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Learning to be accountable: Trooper leaving post to help guide students as motivational speaker

By: Kimberlein N. Davis – 

Curt Thomas said it was a mix of popularity and procrastination that caused him to fail the ninth grade in 1995.

The neighborhood athlete with a gregarious personality said he had a lot going for him.

Thomas says he possessed some quality ingredients that, for most part, could have produced a positive outcome when it came to academic success.

He was a preacher’s kid who was raised to put Christ first, family second, then academics and community service and the Lord would take care of the rest.

Son of Elder Albert Thomas and Lucille Bosier-Thomas, a former Clarendon County bus driver, he said his parents regularly stressed the importance of education to him and his younger brother, Bernard.

After a series of poor choices, Thomas found himself wishing he had heeded the teachings of his parents.

With his mother’s uncontrollable cries reverberating in his ears and the look of disappointment in his father’s eyes when they learned their son would not be promoted, Thomas said he realized the magnitude of his choices.

“There is a price to pay for irresponsibility,” he said. “It was humbling. I had to take ownership of the decisions that I made and the consequences that followed.”

Determined not to let the situation get the best of him, Thomas said he had to make some tough decisions if he wanted to make right his wrongs and graduate from Manning High School.

Fast forwarding nearly 20 years later, the lance corporal with the South Carolina Highway Patrol and reservist with the United States Air Force has traveled extensively speaking about his first book, “Three Keys to Becoming a Responsible Student,” and how learning to be accountable put him on the path to limitless opportunities.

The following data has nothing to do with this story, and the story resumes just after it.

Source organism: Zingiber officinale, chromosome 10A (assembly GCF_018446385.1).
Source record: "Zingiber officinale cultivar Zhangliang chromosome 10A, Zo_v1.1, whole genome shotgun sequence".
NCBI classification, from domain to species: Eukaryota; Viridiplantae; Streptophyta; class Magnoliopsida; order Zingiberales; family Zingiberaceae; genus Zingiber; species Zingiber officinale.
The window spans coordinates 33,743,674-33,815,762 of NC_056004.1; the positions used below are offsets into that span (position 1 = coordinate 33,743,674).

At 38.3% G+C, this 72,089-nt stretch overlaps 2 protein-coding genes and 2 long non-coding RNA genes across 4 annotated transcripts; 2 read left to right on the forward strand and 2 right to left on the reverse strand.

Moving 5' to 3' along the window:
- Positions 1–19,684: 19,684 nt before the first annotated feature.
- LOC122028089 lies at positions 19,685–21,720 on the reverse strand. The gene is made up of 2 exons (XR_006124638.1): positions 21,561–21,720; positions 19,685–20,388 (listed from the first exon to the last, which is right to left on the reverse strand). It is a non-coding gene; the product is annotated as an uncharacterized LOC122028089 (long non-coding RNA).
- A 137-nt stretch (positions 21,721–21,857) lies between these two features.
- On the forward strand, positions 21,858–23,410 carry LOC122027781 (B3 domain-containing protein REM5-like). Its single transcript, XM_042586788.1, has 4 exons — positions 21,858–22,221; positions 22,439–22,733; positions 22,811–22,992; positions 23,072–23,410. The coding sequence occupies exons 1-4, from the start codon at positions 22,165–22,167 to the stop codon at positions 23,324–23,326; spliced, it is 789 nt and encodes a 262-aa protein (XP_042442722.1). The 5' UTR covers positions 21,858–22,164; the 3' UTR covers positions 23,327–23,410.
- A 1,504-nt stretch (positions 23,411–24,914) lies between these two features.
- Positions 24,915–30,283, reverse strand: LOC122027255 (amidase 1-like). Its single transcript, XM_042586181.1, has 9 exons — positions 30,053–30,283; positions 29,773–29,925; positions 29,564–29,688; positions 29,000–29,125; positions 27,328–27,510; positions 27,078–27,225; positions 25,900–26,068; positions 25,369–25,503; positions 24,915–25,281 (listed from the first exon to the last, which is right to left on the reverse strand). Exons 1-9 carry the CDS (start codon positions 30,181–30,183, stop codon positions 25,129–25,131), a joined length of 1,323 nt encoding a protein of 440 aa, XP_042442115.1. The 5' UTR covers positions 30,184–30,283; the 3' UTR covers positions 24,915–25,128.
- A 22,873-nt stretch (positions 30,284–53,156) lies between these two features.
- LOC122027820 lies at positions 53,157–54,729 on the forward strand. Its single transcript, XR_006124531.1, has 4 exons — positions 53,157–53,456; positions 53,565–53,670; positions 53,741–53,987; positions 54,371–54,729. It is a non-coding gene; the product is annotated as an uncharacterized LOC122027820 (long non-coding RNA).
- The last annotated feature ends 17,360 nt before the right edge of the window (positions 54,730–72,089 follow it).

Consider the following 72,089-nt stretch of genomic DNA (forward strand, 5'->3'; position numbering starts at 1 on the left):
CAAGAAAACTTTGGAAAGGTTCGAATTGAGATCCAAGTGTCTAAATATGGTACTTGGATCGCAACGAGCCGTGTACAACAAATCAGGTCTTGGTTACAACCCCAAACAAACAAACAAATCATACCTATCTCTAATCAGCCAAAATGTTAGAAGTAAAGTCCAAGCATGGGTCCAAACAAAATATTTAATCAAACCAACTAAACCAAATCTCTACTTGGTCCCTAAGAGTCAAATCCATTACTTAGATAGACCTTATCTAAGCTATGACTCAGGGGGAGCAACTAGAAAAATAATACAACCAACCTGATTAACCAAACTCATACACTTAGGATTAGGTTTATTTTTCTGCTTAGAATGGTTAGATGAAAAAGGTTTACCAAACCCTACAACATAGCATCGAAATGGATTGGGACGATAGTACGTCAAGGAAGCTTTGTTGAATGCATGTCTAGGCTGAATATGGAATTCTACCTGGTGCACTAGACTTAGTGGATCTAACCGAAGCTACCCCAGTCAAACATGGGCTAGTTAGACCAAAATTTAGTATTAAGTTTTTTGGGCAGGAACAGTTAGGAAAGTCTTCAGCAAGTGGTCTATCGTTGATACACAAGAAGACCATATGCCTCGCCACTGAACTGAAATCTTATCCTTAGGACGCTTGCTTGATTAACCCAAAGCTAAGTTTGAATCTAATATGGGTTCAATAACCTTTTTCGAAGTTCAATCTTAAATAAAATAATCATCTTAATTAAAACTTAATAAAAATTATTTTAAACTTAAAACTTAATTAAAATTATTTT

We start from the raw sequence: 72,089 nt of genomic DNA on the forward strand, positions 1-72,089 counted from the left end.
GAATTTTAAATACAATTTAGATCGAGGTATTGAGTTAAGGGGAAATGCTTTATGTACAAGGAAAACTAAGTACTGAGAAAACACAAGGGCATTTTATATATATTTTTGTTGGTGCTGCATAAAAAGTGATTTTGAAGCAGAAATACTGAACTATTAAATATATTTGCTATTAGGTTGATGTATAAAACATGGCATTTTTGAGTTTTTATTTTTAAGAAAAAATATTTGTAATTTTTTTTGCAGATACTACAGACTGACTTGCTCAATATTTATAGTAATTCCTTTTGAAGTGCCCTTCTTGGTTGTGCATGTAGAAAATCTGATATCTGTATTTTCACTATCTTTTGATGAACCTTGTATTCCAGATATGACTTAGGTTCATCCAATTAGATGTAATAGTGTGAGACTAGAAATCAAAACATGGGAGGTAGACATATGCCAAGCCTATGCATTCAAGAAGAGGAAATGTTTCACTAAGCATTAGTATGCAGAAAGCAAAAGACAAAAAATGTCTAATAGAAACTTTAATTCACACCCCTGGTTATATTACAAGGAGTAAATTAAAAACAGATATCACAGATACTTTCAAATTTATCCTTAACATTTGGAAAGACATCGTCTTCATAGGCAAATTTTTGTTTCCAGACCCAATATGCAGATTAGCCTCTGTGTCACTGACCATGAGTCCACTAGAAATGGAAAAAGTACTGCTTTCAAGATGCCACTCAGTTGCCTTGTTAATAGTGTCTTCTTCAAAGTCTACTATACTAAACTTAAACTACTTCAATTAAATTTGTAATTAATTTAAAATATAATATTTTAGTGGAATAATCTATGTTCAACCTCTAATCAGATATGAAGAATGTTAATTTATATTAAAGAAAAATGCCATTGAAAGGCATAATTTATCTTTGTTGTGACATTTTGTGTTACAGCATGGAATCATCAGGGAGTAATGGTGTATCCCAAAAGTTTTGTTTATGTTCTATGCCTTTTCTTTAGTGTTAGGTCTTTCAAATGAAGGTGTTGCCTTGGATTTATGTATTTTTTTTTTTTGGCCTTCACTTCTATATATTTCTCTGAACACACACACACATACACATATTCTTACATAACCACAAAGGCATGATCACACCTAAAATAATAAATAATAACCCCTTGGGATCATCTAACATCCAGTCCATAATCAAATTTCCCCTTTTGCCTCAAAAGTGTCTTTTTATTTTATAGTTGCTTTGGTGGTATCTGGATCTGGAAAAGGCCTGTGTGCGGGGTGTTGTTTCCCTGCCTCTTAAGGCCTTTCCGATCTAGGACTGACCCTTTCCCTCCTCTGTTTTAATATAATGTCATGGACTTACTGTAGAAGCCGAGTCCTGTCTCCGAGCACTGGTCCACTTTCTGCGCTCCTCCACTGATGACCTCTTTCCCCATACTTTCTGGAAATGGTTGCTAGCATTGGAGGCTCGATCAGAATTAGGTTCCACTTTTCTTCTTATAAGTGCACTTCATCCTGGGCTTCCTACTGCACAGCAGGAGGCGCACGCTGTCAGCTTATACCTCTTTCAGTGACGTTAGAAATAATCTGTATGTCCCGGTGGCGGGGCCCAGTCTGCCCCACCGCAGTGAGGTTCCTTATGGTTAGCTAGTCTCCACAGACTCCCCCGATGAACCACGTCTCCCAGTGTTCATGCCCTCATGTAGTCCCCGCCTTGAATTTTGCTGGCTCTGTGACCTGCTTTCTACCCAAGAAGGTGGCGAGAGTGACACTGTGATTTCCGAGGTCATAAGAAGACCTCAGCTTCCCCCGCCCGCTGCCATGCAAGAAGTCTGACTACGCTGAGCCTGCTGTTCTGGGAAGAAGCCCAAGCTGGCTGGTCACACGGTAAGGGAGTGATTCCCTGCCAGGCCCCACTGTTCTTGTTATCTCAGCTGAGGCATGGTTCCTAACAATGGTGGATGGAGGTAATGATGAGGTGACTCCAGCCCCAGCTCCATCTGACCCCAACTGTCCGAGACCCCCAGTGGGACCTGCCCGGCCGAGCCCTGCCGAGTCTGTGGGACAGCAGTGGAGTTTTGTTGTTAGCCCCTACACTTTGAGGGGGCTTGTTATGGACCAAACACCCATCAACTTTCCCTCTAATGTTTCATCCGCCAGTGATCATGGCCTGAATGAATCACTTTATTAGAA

He says the three keys are: remember, reputation and results.

“To this day, I remember my mother’s cries,” he said. “I dealt with the embarrassment of letting my parents down. It was costly, and I’m determined to encourage students to improve their reputation by not making the same mistakes I did so they can get the positive results they want.”

He said the book offers “ideal strategies that will enable middle- and high-school students … to enter college, a rewarding career or service in the military, prepared and equipped to handle whatever life brings.”

Thomas’ current educational résumé is a stark contrast to what it was years ago.

He holds a B.A. in Christian education from Carolina Bible Institute, and is a graduate of Buckley School of Public Speaking.

He also is a member of Toastmasters International, the Orangeburg County Chamber of Commerce and Kappa Alpha Psi Fraternity Inc. Thomas has lived in Orangeburg for seven years. Through his work as a background investigator for the SCHP, he said he saw “many applicants were disqualified because of poor social choices and academic performance.”

Seeing this was troubling, yet it served as confirmation that the business he started in 2013, Curt Thomas Unlimited LLC, was going to be a vehicle to reverse, empower and help produce young men and women who would choose to be standouts and not dropouts, he said.

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Michael Bailey

Michael Bailey is the Chief Curator of Information at The MinorityEye a nationally recognized news blog that focuses on news, events and issues relevant minority communities. He is also an Integrated Marketing Communication Specialist at TME Media Group. His firm provides consulting and training services to non-traditional entrepreneurs as well as corporate, state and local agencies on how to develop integrated marketing strategies that connect with minority consumers.

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